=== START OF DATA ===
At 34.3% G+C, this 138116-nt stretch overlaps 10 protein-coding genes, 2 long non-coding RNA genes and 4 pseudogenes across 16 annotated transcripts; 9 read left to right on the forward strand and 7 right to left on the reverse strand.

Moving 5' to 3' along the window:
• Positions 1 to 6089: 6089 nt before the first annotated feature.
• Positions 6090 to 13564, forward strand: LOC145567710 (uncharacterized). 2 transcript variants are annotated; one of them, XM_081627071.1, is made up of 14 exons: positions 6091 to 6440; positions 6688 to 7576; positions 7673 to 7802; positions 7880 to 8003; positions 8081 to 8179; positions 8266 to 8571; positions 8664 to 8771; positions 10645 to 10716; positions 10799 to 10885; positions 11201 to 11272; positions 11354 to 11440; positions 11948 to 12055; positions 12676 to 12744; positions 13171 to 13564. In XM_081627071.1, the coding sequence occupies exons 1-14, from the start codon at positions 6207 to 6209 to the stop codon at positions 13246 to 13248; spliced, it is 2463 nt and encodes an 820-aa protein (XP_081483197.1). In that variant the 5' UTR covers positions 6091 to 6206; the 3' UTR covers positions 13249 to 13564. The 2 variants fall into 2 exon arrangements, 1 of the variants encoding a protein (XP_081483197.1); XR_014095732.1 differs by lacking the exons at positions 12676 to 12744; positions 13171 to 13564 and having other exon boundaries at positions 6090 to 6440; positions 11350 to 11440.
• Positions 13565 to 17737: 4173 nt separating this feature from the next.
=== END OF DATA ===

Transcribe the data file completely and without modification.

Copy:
At 34.3% G+C, this 138116-nt stretch overlaps 10 protein-coding genes, 2 long non-coding RNA genes and 4 pseudogenes across 16 annotated transcripts; 9 read left to right on the forward strand and 7 right to left on the reverse strand.

Moving 5' to 3' along the window:
• Positions 1 to 6089: 6089 nt before the first annotated feature.
• Positions 6090 to 13564, forward strand: LOC145567710 (uncharacterized). 2 transcript variants are annotated; one of them, XM_081627071.1, is made up of 14 exons: positions 6091 to 6440; positions 6688 to 7576; positions 7673 to 7802; positions 7880 to 8003; positions 8081 to 8179; positions 8266 to 8571; positions 8664 to 8771; positions 10645 to 10716; positions 10799 to 10885; positions 11201 to 11272; positions 11354 to 11440; positions 11948 to 12055; positions 12676 to 12744; positions 13171 to 13564. In XM_081627071.1, the coding sequence occupies exons 1-14, from the start codon at positions 6207 to 6209 to the stop codon at positions 13246 to 13248; spliced, it is 2463 nt and encodes an 820-aa protein (XP_081483197.1). In that variant the 5' UTR covers positions 6091 to 6206; the 3' UTR covers positions 13249 to 13564. The 2 variants fall into 2 exon arrangements, 1 of the variants encoding a protein (XP_081483197.1); XR_014095732.1 differs by lacking the exons at positions 12676 to 12744; positions 13171 to 13564 and having other exon boundaries at positions 6090 to 6440; positions 11350 to 11440.
• Positions 13565 to 17737: 4173 nt separating this feature from the next.